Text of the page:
If the herd immunity threshold value for a certain population is high, more people need to be immune to the virus to protect those who are not. This is the reason that the proper use and development of vaccine programmes is crucial. Countries need to make long-lasting impacts when planning on making a large portion of their population immune to SARS-CoV-2, either through directly vaccinating viable candidates, or by younger or immunocompromised persons indirectly being protected by immune individuals. Vaccination programmes and plans are currently in effect, and the manufacturing, shipping, and distribution of vaccines are being managed by new task forces formed for the sole purposes of these vaccination efforts.

COVAX, an organisation founded by the WHO, the government of France, and the European Commission, has higher-income and lower-income economies who have joined the initiative and pooled together the necessary resources for vaccine development. Thus, bringing governments and manufacturers together to ensure that eventually vaccines for COVID-19 will reach those who are greatest in need of them, regardless of their geographical location or socioeconomic status.

Schematic depiction of the disease propagation dynamics when one infected individual is introduced into a completely susceptible population (top panel) versus a situation in which an infected individual is introduced into a population that has reached herd immunity threshold (bottom panel). In the naive population, an outbreak quickly emerges, whereas under the scenario of herd immunity, the virus fails to spread and persist in population. Source: ScienceDirect

Methods in combating viral effects and COVID-19 symptoms

Other than resorting to vaccination, other methods of treatments were utilised as the vaccine had not been initially established. One method used by healthcare professionals was the use of convalescent plasma treatment. The use of this treatment mimics acquired immunity as the patient is introduced to antibodies extracted from those who have overcome the SARS-CoV-2 virus, this method of treatment seems to be highly effective in reducing mortality. An article published from The Lancet, Infectious Diseases, claims that patients who suffered with severe COVID-19 symptoms and were treated with the convalescent plasma saw significant reduction in the SARS-Cov-2 viral loads. Although effective, the convalescent plasma treatment has some difficulties, in order to get plasma rich with antibodies, individuals who have overcome the virus need to donate their plasma extracted from blood, which contains the antibodies used to combat the virus. Additionally, efficacy of convalescent plasma treatment is mostly evident when utilised during the initial infection stage of COVID-19.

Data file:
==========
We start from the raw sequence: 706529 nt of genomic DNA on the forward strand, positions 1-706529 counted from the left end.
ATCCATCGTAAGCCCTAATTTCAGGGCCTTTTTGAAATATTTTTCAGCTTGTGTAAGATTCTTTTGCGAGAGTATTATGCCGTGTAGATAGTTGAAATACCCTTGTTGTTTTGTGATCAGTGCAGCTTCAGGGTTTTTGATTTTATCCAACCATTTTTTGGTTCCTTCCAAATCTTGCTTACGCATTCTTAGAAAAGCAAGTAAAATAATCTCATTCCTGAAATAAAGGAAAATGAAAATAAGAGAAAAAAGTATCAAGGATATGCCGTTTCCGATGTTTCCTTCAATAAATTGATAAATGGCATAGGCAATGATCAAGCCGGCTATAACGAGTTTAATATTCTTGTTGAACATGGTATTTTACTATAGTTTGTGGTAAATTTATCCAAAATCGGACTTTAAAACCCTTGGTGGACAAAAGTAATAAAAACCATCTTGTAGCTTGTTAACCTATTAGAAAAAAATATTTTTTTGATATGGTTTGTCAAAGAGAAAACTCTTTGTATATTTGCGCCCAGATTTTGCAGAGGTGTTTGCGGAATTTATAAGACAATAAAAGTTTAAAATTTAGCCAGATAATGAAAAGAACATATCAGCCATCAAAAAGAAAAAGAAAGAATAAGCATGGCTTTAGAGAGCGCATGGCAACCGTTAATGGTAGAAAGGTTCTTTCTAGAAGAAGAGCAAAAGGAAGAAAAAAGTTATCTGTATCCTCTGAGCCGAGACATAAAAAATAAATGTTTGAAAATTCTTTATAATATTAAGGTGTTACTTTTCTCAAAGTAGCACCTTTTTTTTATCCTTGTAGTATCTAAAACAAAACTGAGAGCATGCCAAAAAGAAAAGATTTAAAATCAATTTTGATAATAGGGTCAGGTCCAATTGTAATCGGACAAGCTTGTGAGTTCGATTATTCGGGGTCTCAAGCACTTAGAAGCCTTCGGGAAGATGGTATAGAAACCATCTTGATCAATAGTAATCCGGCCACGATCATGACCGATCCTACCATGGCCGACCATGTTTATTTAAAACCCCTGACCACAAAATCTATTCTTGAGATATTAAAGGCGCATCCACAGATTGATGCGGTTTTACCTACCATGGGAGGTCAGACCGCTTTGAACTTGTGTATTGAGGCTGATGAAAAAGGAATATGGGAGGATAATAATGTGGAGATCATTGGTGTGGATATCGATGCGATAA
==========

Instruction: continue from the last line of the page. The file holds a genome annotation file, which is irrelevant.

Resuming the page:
A second treatment option utilised to to improve immune response in COVID-19 patients is the use of a cocktail antibody treatment, REGN-COV2, the treatment has the ability to reduce viral load as the monoclonal antibodies against SARS-CoV-2 neutralise viral particles.

The antibody cocktail therapy, initially introduced by the biotechnology company, Regeneron. According to trials done by the company, the treatment was highly beneficial to COVID-19 patients whose immune response had not yet been initiated once the virus entered the patient's body. On 9 January 2021, in a personal interview Dr. A. Shah. confirmed the most prominent advantage appeared to be how the treatment had abilities to alleviate symptoms of COVID-19. Although effective, this treatment is not a direct cure for the disease and thus other methods of prevention and cure must be investigated.

An effective therapeutic drug used to reduce viral load of SARS-CoV-2 is the antiviral drug remdesivir, administered intravenously to hospitalised patients suffering severe COVID-19 symptoms. When tested with in vitro studies, the drug has the ability to inhibit the RNA-dependent RNA-polymerase of the SARS-CoV-2. According to a paper published by The New England Journal of Medicine, found through a study that patients who had been treated with remdesivir saw shorter recovery time than those not treated with the drug. Although the drug was initially tested in vitro and showed significant results in reducing viral load, this drug still needs more scientific testing and analysis. The advantage of reducing infection recovery time with the drug does not eliminate the effects and symptoms of the virus but rather alleviates the time to recover.


Vaccines are the world’s best effort in combating the current pandemic. Although confidence and trust have already been established in vaccine technologies, nuanced ethical discussions must still be considered. The COVID-19 pandemic has shown that through cooperation and humanity’s drive to solve a common goal, incredible and unprecedented events can take place. By the end of 2021, billions of vaccine doses will be administered, bringing us closer to having this pandemic under control. With these prevention methods considered, the use of other widely studied and researched methods such as convalescent plasma treatment, monoclonal antibody treatment and remdesivir are effective methods to combat the effects of SARS-CoV-2 in situations where a vaccination is not present.

Although for many a vaccine being a solution to the current pandemic, the idea can be daunting for others, due to misinformation and biased opinions. The manner which the vaccine is tested, distributed and mandated could all potentially create an ethical dilemma.

About the Authors